Mountford v Scott – Case Summary

Mountford v Scott

Court of Appeal

Citations: [1975] Ch 258; [1975] 2 WLR 114; [1975] 1 All ER 198; (1975) 29 P & CR 401; (1974) 118 SJ 755; [1975] CLY 3533.


The defendant granted the claimant a six-month option to buy his house for £10,000. The claimant gave £1 as consideration. The defendant purported to withdraw the option before the six-month period expired. Despite this, the claimant later attempted to exercise the option. When the defendant refused to sell, the claimant sued for specific performance. The defendant responded that the claimant had not given adequate consideration, so the option was unenforceable.

  1. Had the claimant provided good consideration for the option?

The Court of Appeal held in the claimant’s favour. Since the adequacy of consideration is not relevant to whether it is valid, £1 was good consideration for the option. The defendant’s attempt to withdraw the option was invalid, and so the claimant could still exercise it. The claimant was therefore entitled to specific performance of the agreement.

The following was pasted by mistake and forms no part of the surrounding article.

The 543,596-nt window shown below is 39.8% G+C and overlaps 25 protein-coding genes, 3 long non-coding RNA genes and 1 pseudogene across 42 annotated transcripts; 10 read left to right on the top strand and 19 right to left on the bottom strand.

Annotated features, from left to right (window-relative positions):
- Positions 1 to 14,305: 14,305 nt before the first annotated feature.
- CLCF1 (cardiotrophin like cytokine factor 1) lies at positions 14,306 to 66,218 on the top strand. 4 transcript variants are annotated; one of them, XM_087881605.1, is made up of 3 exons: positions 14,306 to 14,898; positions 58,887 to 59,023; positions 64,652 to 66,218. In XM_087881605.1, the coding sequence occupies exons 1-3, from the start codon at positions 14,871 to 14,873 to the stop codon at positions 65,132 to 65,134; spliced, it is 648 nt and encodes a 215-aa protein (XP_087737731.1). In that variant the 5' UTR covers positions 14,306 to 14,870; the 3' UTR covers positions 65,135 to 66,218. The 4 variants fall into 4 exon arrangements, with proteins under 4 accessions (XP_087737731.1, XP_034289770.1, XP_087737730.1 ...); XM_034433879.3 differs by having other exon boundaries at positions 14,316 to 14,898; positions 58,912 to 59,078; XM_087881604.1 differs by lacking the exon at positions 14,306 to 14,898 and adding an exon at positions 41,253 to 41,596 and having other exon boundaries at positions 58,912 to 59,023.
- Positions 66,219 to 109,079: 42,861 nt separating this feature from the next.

This Case is Authority For…

Consideration does not need to be adequate to be valid.

An option is an offer which is irrevocable for the duration of its terms. If the other party exercises the option, this constitutes an acceptance of the offer. This gives rise to a binding contract of sale.

An validly-created option also creates an equitable interest in the land over which it is exercisable. This does not necessarily require consideration (for example where the option is created by deed).


The fact that the claimant only provided token consideration was deemed irrelevant to whether the remedy of specific performance was available. Someone who provides token consideration is not considered a ‘volunteer’ for the purposes of the equitable maxim ‘equity will not assist a volunteer’.